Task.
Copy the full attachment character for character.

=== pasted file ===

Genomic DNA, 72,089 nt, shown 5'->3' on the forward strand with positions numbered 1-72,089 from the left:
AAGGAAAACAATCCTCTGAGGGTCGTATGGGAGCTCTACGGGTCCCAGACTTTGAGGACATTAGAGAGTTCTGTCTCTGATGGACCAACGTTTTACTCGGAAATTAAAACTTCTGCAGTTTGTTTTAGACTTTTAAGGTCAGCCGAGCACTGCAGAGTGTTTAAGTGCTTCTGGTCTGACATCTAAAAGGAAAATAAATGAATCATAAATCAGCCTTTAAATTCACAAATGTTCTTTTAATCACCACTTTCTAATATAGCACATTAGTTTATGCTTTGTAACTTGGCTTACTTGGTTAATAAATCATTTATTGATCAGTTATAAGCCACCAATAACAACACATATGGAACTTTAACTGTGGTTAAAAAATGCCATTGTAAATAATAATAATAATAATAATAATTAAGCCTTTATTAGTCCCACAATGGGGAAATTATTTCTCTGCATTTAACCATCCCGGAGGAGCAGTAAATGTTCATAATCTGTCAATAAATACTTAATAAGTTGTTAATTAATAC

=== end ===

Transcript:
Genomic DNA, 72,089 nt, shown 5'->3' on the forward strand with positions numbered 1-72,089 from the left:
AAGGAAAACAATCCTCTGAGGGTCGTATGGGAGCTCTACGGGTCCCAGACTTTGAGGACATTAGAGAGTTCTGTCTCTGATGGACCAACGTTTTACTCGGAAATTAAAACTTCTGCAGTTTGTTTTAGACTTTTAAGGTCAGCCGAGCACTGCAGAGTGTTTAAGTGCTTCTGGTCTGACATCTAAAAGGAAAATAAATGAATCATAAATCAGCCTTTAAATTCACAAATGTTCTTTTAATCACCACTTTCTAATATAGCACATTAGTTTATGCTTTGTAACTTGGCTTACTTGGTTAATAAATCATTTATTGATCAGTTATAAGCCACCAATAACAACACATATGGAACTTTAACTGTGGTTAAAAAATGCCATTGTAAATAATAATAATAATAATAATAATTAAGCCTTTATTAGTCCCACAATGGGGAAATTATTTCTCTGCATTTAACCATCCCGGAGGAGCAGTAAATGTTCATAATCTGTCAATAAATACTTAATAAGTTGTTAATTAATAC